Meanwhile Elizabeth Percy, daughter of Joceline, the 11th earl, had married Charles Seymour, 6th duke of Somerset; and her son Algernon, the 7th duke, was in 1749 created Baron Warkworth and earl of Northumberland, with remainder to his son-in-law, Sir Hugh Smithson, Bart., son of Langdale Smithson of Langdale, Yorkshire. Sir Hugh Smithson (c. 1714–1786) took the name and arms of Percy on inheriting the earldom in 1750; in 1766 he was created Earl Percy and duke of Northumberland, and in 1784 he was further created Baron Lovaine of Alnwick, with special remainder to his second son, Lord Algernon Percy. He took a somewhat prominent part in politics as a follower of Lord Bute, and was one of George III.'s confidential advisers, holding the office of lord-lieutenant of Ireland from 1763 to 1765, and that of master of the horse from 1778 to 1780. He was a man of cultivated tastes, and spent large sums of money in repairing and improving Alnwick Castle and his other residences. His wife, Elizabeth (1716–1776), who was a prominent figure in society, inherited in her own right her father's barony of Percy. The duke was succeeded by his eldest son Hugh; and his second son Algernon, Lord Lovaine, was created earl of Beverley in 1790.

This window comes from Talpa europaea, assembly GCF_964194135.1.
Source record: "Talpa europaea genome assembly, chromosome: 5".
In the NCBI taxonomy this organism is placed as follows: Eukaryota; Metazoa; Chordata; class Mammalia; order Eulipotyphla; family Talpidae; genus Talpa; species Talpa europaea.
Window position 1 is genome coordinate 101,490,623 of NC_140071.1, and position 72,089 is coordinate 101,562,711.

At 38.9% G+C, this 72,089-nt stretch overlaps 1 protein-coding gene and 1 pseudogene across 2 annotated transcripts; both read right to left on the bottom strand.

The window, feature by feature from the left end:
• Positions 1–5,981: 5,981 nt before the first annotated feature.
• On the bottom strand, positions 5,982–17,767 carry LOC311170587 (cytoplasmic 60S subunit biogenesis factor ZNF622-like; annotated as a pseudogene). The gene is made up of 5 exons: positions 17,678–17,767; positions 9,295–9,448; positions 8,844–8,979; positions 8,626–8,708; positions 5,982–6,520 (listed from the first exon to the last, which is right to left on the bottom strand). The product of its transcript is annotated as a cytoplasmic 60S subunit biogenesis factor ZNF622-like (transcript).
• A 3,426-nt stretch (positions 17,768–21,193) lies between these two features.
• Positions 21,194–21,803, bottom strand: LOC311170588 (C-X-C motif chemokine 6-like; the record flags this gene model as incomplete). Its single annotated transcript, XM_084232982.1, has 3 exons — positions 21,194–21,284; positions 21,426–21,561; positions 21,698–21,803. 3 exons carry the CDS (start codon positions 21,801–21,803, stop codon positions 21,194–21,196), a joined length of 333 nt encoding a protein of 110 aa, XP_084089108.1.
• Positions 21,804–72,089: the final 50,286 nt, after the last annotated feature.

Hugh, 2nd duke of this line (1742–1817), first inherited his mother's barony of Percy. He was present at the battle of Minden, and although in parliament, where he was member for Westminster from 1763 to 1776, he had opposed the policy that led to the American war, he proceeded to Boston in 1774 as colonel commanding the 5th Fusiliers, a regiment that has since then been known as the Northumberland Fusiliers. His generosity to his men made him exceedingly popular in the army; he became a general in 1793, and after succeeding to the dukedom in 1786 he exercised considerable influence in politics, though he never obtained office. His son Hugh, 3rd duke (1785–1847), was lord-lieutenant of Ireland in 1829–1830, when the Catholic Emancipation Act was passed, and was pronounced by Sir Robert Peel “the best chief governor that ever presided over the affairs of Ireland.” Both he and his brother Algernon, 4th duke (1792–1865), who was created Baron Prudhoe in 1816, died without issue; the barony of Percy devolved on their great-nephew, the duke of Atholl, and the dukedom passed to George (1778–1867), eldest son of Algernon, 1st earl of Beverley, and so to his son, the 6th duke (1810–1899), and grandson, the 7th duke (b. 1846), who married the daughter of the 8th duke of Argyll. The 7th duke's eldest son, Earl Percy (1871–1910), seemed destined to take a great place in public life when he was prematurely cut off; he had a distinguished career at Oxford and from 1895 in the House of Commons, being undersecretary for India in 1902–1903 and under-secretary for foreign affairs in 1903–1905.
See Edward Barrington de Fonblanque, The House of Percy (2 vols., London, 1887); G. E. C(okayne), Complete Peerage, vol. vi. (London, 1895).